Surge or Swell as an Abiotic Factor


Here at North Rocks, the surge can send columns of water up several metres as the swells break on the island which is the first shallow mound that long wave energy encounters as they come up the Strait of Juan de Fuca.

See the posts in this log referring to SWELL:

The location of the Race Rocks Archipelago at the Eastern entrance of the Strait of Juan de Fuca means that the water column is particularly influenced by events which occur far out to sea in the North Pacific Ocean. Storms in the Pacific impart energy to the water column which eventually ends up in the Strait of Juan de Fuca and then on the shores of Race Rocks. Scenes like that above are typical.  Of course this energy is originally solar derived.

The water was calm but storms occurring the day before still sent energy shoreward that piled up against the shore and broke as surf. The implications for organisms living in this zone are varied. Only those with sturdy attachments can survive and many algae and diatoms are allowed to grow well above the highest tide level. Goose neck barnacles thrive as this energy brings in their planktonic food. This action is not constant. A set of swells may be followed by 5 minutes of calm shores and then it starts again. The video below shows the surge channel closeup from this same area.


Video of Surge Channel

On a field trip to Race Rocks with the Biology class in the spring 2003, we took some time to observe and video the surge channel out on the south-west tip of Great Race Rock. It was a calm day which had been preceded by a few days with storms out in the Pacific Ocean. The energy imparted to the water column was just now reaching Great Race and the water was breaking on the west shore. The effect of “surge” as an abiotic factor in the distribution of organisma on shore is not often considered in affecting the intertidal zonation of organisms on rocky coastlines in marine biological research. It is clear that here, that the elevation up the shoreline in the intertidal zone where many invertebrates and algae can survive is elevated. These intertidal organisms are able to keep moistened longer, ambient temperatures are depressed from evaporation and and they even have longer availability to food resources being carried in the surging water. This is most obvious with the goose neck barnacle population and the intertidal anemone distribution along this shore. Additionally the tidepools up the channel are flooded more frequently, resulting in lower temperatures and more stabilized salinity conditions. It should be emphasized that this is not directly “wind-driven” water movement. As one can see in the video, the surrounding sea is calm, with little wind that day.The effect on intertidal organisms on Race Rocks is significant.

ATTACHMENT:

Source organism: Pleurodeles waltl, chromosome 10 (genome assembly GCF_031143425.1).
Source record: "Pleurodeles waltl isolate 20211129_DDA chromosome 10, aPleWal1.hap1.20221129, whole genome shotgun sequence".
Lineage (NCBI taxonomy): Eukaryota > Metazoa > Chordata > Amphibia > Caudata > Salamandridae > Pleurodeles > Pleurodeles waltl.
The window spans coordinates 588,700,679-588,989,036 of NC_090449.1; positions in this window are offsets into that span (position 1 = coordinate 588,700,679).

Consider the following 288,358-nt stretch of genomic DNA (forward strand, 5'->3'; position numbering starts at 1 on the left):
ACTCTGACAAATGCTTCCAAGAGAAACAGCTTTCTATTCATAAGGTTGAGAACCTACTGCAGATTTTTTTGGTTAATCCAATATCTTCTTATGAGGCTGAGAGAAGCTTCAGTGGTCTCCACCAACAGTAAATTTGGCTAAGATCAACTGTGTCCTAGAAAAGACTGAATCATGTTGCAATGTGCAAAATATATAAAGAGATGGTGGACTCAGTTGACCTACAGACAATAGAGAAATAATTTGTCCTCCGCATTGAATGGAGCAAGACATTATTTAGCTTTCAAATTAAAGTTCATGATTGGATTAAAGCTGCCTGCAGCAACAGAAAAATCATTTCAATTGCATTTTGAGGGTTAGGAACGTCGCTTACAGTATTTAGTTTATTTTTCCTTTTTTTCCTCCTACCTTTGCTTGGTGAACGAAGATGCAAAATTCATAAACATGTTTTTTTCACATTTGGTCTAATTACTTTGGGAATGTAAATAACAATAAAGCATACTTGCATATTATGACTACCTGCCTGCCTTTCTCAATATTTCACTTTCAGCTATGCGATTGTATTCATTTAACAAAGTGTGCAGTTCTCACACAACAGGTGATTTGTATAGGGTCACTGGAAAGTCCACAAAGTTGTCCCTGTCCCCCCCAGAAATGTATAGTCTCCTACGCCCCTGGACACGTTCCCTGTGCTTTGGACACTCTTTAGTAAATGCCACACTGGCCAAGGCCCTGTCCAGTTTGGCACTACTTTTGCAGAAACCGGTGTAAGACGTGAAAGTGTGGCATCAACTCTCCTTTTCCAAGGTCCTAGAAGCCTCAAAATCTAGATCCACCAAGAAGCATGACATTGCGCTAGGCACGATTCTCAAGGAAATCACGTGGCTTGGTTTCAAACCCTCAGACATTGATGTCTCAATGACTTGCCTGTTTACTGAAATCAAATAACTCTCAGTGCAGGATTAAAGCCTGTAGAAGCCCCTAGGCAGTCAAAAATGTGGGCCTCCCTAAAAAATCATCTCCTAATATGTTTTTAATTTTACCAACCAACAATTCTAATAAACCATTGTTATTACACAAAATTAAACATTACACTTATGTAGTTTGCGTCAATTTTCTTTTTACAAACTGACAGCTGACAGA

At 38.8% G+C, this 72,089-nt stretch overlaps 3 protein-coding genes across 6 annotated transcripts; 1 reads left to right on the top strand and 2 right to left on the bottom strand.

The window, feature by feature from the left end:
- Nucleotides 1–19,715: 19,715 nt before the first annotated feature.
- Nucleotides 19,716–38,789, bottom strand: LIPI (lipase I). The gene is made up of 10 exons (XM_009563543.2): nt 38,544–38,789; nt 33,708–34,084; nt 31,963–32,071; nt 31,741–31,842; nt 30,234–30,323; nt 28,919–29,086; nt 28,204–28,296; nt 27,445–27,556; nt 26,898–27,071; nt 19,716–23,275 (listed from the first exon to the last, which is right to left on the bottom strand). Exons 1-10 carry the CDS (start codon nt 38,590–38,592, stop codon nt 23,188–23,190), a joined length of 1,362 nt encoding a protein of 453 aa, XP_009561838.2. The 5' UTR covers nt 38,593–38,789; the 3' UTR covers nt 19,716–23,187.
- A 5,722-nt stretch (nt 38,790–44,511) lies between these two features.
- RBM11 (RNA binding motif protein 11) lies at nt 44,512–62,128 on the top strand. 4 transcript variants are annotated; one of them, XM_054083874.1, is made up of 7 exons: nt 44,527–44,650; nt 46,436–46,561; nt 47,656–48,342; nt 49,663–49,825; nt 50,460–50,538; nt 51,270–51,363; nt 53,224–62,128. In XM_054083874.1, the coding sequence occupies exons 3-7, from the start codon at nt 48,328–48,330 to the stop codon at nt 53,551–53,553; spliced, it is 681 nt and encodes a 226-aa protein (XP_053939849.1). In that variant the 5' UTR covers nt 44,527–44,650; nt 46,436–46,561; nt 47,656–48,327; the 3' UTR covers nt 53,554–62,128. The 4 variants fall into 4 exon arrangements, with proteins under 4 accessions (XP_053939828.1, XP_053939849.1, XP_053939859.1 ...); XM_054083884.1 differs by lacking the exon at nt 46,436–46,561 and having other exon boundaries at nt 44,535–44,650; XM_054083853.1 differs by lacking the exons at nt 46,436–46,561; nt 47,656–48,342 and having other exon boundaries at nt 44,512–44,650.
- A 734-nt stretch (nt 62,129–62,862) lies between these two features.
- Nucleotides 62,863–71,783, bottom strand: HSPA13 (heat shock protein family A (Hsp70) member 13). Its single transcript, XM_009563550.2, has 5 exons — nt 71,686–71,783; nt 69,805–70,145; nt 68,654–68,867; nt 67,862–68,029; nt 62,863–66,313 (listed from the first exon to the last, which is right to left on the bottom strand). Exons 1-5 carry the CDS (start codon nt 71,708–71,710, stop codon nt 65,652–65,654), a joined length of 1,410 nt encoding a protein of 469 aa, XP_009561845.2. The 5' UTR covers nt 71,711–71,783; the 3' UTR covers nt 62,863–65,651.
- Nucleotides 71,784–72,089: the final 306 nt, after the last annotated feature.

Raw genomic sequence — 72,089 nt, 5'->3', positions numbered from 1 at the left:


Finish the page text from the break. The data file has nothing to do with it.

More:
Video of Surge action on Tidepool #4. Periodically flooded with new seawater, even in calm weather.


On the west side of Great Race Island in particular, the intertidal zonation of algae and invertebrates is directly influenced by the level and frequency of swell or surge.The stills and videos above give an idea of how these swells come ashore on the island.

To get an idea of what the sea state is off our shore that causes the swells that break on Race Rocks, go to the buoy locations from the National Buoy Data Center Note in particular the data from our closest marine buoy stations:

Buoy #TT1W1Tatoosh Island , WA.Longitude = 124.74W Latitude = 48.39N and
La Perouse Bank (Longitude = 126.00W Latitude = 48.84N) are closest to the Strait of Juan de Fuca. Information provide by these stations is often useful for those planning on going Surfing out on the West Coast of Vancouver Island, 50 Km up the Strait from Race Rocks. The same swells that surfers look for producing ideal waves at Jordan River and Long Beach represent the energy that contributes to the swells and surge at Race Rocks some time later.

stormcastmIn order to visualize the spread of energy from storms, a weather model developed from current data from weather buoys moored in the Pacific is shown here:
Weather Model – North Pacific Surface Pressure and Wind StormCast